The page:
In interviews this year, Moreno said he went into a tailspin after failing to talk a beloved friend out of committing suicide.
Others challenging La Spata include Sam Royko, a West Town lawyer and son of the late legendary newspaper columnist Mike Royko, and Stephen “Andy” Schneider.
Just two candidates filed petitions in the Southwest Side’s 14th Ward, where Ald. Ed Burke, the longest serving alderman in Chicago history has held sway since 1969. Candidates as of Monday included Jeylu B. Gutierrez and Raul Reyes.
Burke had not filed petitions as of 5 p.m. He is set to stand trial in November 2023 on federal racketeering, bribery and attempted extortion charges. If he files, he’d be seeking his 14th term in the City Council.
But in other wards, as of Monday evening, 55 candidates filed for the 14 City Council seats whose incumbents are either retiring, running for mayor or have moved on for other reasons.
The South Side’s 21st Ward drew the most competition, with eight candidates filing to take the seat now held by retiring Ald. Howard Brookins Jr. They include Patricia L. Tillman, Cornell Dantzler, Tawana J. “T.J.” Robinson, Justin Sawyer, Larry Lloyd, Preston Brown Jr., Lawaco Toe and Ronnie L. Mosley.
Next was the North Side’s 48th Ward, where Harry Osterman’s retirement drew seven early filers: Joe Dunne, Isaac Freilich Jones, Andre Peloquin, Leni Manaa-Hoppenworth, Brian J. Haag, Nick Ward and Larry Svabek.
In the Northwest Side’s 30th Ward, Jessica Gutierrez, daughter of former U.S. Rep. Luis Gutierrez, is making another run for the Council seat being surrendered by retiring Ald. Ariel Reboyras, who narrowly won a run-off with Jessica Gutierrez four years ago. She will have to beat three others this time to claim the seat, including Juanpablo Prieto, Warren Williams and Ruth Cruz.
No break for the appointed
And newly minted Council members already tapped to fill some of those vacancies will likely have to fight to hold those seats.
Ald. Nicole Lee, appointed to replace convicted former Ald. Patrick Daley Thompson in the 11th Ward, drew three challengers, Ambria Taylor, Anthony “Tony” Ciaravino and Elvira “Vida” Jimenez.
Ald. Monique Scott, appointed to succeed her brother Michael Scott in the West Side’s 24th Ward, drew three challengers: Vetress M. Boyce, Luther Woodruff Jr. and Larry G. Nelson.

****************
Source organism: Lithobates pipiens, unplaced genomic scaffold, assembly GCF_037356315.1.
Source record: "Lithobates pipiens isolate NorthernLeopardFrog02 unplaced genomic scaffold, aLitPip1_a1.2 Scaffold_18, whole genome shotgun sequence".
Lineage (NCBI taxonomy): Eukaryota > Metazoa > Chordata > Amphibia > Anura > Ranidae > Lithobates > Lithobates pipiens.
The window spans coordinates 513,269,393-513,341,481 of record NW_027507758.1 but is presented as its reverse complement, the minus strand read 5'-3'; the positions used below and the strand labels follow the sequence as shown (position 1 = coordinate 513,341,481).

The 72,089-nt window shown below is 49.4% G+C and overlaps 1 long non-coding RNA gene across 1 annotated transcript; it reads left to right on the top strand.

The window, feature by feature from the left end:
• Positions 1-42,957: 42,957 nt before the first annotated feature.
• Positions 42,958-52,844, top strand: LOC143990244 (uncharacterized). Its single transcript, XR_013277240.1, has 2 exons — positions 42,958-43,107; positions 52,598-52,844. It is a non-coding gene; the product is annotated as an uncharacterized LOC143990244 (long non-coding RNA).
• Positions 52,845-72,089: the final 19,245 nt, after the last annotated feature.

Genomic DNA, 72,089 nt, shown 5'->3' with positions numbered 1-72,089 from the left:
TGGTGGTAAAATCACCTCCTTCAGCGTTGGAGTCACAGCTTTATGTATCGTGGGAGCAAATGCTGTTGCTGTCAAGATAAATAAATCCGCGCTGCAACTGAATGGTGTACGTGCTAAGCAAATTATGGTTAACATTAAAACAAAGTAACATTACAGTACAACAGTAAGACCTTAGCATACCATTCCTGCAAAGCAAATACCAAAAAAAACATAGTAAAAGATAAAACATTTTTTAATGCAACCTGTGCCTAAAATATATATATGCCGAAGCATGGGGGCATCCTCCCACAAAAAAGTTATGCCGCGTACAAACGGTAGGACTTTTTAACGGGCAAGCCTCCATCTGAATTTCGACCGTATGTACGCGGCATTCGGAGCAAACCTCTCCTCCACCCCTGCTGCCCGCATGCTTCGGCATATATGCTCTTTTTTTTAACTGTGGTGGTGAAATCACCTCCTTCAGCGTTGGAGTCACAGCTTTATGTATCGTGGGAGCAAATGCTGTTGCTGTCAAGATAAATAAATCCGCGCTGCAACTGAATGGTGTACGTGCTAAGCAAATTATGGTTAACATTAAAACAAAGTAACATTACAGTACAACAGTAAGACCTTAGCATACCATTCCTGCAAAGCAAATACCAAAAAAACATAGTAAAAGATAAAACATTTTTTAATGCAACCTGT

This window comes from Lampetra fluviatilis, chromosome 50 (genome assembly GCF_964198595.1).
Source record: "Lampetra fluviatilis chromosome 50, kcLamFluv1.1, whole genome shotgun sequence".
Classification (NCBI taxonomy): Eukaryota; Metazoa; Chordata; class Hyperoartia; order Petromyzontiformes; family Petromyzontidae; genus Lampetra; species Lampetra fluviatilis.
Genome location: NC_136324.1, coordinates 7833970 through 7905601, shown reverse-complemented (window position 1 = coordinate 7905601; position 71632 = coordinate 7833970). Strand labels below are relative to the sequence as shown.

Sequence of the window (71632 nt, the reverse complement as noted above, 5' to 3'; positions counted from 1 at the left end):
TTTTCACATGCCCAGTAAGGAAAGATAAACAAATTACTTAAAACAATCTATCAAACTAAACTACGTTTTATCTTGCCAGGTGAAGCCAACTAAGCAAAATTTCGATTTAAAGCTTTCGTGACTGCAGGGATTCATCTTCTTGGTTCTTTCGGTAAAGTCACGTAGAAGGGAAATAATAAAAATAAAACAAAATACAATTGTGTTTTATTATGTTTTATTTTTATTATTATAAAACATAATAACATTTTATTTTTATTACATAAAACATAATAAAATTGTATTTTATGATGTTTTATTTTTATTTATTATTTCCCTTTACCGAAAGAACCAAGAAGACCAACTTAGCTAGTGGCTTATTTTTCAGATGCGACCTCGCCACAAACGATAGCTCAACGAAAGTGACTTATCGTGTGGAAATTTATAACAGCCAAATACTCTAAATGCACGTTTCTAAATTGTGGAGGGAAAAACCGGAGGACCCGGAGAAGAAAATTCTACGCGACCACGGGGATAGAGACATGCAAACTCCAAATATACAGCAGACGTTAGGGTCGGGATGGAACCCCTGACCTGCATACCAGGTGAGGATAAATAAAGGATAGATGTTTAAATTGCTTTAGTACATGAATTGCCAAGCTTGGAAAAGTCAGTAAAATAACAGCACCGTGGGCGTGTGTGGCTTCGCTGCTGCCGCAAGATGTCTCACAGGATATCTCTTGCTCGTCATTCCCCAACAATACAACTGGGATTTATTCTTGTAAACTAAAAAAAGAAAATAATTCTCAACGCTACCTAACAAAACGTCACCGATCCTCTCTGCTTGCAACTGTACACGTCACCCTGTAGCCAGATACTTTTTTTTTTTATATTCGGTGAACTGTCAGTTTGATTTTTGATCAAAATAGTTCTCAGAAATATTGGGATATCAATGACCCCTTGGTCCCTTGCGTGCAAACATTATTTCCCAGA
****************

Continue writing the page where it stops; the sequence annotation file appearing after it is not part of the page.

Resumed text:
And Ald. Timmy Knudsen faces a challenge from three rivals in his bid to hold onto Lincoln Park’s 43rd Ward seat, which he was appointed to after Ald. Michele Smith retired. They include Brian C. Comer, Steve Botsford and Rebecca Janowitz.
The seat vacated by indicted Chicago Ald. Carrie Austin only drew one filer on Monday, but he has potentially deep pockets.
Bill Conway, who lost his challenge to Cook County State’s Attorney Kim Foxx two years ago, filed to succeed Austin, noting her former Far South Side Council seat now includes parts of the Loop and West Loop, where Conway lives.
He’s the son of William E. Conway Jr., who helped found the Carlyle Group, a private equity firm, and has a net worth pegged at $3 billion. The billionaire pumped $10.5 million into his son’s unsuccessful 2020 Democratic primary challenge to Foxx.
Earlier this year, Bill Conway, a former prosecutor and Naval intelligence officer, told the Sun-Times he was being urged to run for mayor.
Bill Conway already reported $322,700 in his campaign committee, but so far none of it was from his father. The candidate contributed $50,000 from his own pockets and took in smaller donations from leading business leaders, including $6,000 from Michael Sacks, CEO of Grosvenor Capital Management and a Sun-Times founding donor.
In other races, 46 candidates filed to run for the three-member local civilian oversight councils in Chicago’s 22 police districts. Those councils, part of the city’s police reform efforts, are overseen by the appointed Community Commission for Public Safety and Accountability.
The elections for mayor, alderman and other city offices will take place Feb. 28, but if no candidate gets a majority of the vote in a race, a runoff between the two top candidates will take place April 4.